As regulated entities, Tsos are under strict obligations to carry out extensive consultations with stakeholders in the delivery of their legal mandates and to act in full transparency. This principle also applies to Entso-E. Stakeholder engagement will be growing as we move towards a system of interconnected systems. The positions of Entso-E are the results of an alignment within the Tso members but they also take into account the feedbacks received during our interactions with stakeholders.
Do you think that the different European countries are sufficiently ALIGNED technologically to be able to succeed quickly in the challenge?
If the question is if the diversity of energy mixes across Europe is hindering the energy transition; the answer is no. This diversity is, in fact, an advantage as it increases the security of our interconnected systems. It requires of course solidarity among the different countries and to manage and monitor the appropriate physical infrastructure
The European power system is evolving towards a system of interconnected systems with an articulation between different functions (physical, market, digital…) and different geographies (local, regional, pan-European…). Entso-E and its Members are working in order to harmonise standards and facilitate the data exchanges, which will enable the global interoperability of the system.
Has the Covid-19 pandemic accelerated some needs?
Despite unprecedented circumstances, created by the Covid-19 pandemic, electricity Tsos have managed very well the situation, thanks to a careful cooperation, and have always maintained the
security of supply throughout Europe. I want to pay a tribute to the action of all our staff members, which have behaved on an exceptional way.
In the European Union, the decrease of electricity demand and the higher renewable energy generation have had for consequence a decrease of the non-renewable power generation. From February to the first week of July 2020, in several EU countries, in particular Italy, Spain and Germany, new RES records were reached during the lockdown period.
This situation has highlighted the need to accelerate investment in the grid, but also in storage systems, and the necessity to improve asset maintenance, which was left over during the pandemic. We have been using a lot our digital tools and the consequence is a need for stronger protection against cyber- attacks. During Covid-19 pandemic, all these challenges were efficiently managed by the different Tsos. Through Entso-E, Tsos have regularly exchanged with European authorities on how to maintain the operations of the grid, so that all citizens and corporations, and more specifically those most impacted by the pandemic could rely on a secure supply of electricity.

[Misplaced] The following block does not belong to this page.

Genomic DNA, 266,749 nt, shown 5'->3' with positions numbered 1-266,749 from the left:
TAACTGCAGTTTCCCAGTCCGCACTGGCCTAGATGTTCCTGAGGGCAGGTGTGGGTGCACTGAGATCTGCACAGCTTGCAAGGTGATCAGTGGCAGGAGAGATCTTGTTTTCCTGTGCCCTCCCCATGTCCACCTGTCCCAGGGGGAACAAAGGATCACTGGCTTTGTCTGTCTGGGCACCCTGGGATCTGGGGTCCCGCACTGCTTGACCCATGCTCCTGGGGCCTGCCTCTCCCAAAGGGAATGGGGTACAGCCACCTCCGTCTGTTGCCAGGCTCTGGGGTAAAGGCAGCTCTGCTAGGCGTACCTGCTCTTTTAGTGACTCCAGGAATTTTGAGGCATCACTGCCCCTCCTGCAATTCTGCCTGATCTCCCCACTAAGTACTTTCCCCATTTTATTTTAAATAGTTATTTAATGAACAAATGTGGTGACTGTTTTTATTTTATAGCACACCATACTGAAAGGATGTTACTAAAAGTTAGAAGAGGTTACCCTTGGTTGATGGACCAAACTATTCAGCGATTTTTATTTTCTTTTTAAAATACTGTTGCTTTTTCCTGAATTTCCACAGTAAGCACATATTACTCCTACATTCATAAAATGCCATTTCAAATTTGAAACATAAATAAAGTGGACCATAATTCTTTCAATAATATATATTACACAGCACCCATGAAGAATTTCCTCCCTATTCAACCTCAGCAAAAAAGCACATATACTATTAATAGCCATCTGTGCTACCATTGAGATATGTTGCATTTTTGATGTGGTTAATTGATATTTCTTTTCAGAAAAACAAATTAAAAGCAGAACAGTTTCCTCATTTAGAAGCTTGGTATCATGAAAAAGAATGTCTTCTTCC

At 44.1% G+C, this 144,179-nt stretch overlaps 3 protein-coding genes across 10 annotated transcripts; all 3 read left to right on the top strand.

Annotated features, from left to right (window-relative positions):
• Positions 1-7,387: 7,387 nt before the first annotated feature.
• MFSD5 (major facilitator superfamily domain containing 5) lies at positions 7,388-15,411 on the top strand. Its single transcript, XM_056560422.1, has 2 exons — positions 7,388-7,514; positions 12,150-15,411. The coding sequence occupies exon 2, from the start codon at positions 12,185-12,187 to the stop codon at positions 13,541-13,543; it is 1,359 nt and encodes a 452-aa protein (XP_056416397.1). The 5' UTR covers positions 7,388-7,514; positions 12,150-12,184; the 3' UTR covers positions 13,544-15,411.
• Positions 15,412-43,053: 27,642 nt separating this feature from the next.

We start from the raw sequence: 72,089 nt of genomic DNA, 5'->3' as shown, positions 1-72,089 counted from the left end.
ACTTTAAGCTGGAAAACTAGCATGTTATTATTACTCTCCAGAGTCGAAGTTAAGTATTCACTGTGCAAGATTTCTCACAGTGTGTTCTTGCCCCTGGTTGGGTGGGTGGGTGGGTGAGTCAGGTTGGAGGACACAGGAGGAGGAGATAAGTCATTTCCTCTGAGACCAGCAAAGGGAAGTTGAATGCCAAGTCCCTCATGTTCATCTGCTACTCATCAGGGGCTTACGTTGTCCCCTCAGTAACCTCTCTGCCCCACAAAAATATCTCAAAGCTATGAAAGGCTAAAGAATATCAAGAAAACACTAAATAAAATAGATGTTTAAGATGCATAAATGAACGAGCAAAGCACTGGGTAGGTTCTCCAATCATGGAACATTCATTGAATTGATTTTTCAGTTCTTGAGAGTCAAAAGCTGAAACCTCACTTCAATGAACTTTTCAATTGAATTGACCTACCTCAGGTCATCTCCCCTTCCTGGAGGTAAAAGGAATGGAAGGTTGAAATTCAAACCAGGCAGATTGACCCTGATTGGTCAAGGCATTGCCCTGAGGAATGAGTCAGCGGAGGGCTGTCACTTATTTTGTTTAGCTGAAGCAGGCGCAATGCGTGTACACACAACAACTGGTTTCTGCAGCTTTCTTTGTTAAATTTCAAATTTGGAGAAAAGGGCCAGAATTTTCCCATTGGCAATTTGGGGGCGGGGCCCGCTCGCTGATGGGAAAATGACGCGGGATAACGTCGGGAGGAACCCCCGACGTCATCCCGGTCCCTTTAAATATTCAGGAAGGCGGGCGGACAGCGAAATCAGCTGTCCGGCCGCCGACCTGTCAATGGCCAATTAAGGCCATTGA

Do you think that this increase in distributed generation could create imbalances in the system? Or are we ready for the big step?
The system is changing and we have to adapt it. Entso-E is committed to make this future possible and is developing sustainable and innovative answers to prepare the future. This new situation requires adequate infrastructures, as discussed, but this won’t be sufficient. For example, the advent of more variable renewable energies and Distributed Energy Resources (Ders), coupled with the parallel decommissioning of conventional fossil fuel power plants, calls for the development of new approaches for the system operation and the sourcing of ancillary services.
The security and stability of the electricity grid will increasingly rely on the contribution of assets that are connected to the distribution grid. Entso-E proposes mechanisms for accessing flexibility services through shared market mechanisms and a strong cooperation between Tsos and Dsos. The joint work with the European Dso Association (Eudso) will help to identify concrete requirements that could be implemented in the EU technical rules, as the network codes.
Entso-E has been producing a series of studies that are looking at the power system of the future. For example, our study on Electro-mobility or on grid forming capabilities are looking at how to ensure the system’s stability with a higher share of variable renewable energy sources. We are also in the process of developing a new Vision looking at the 2050 horizon.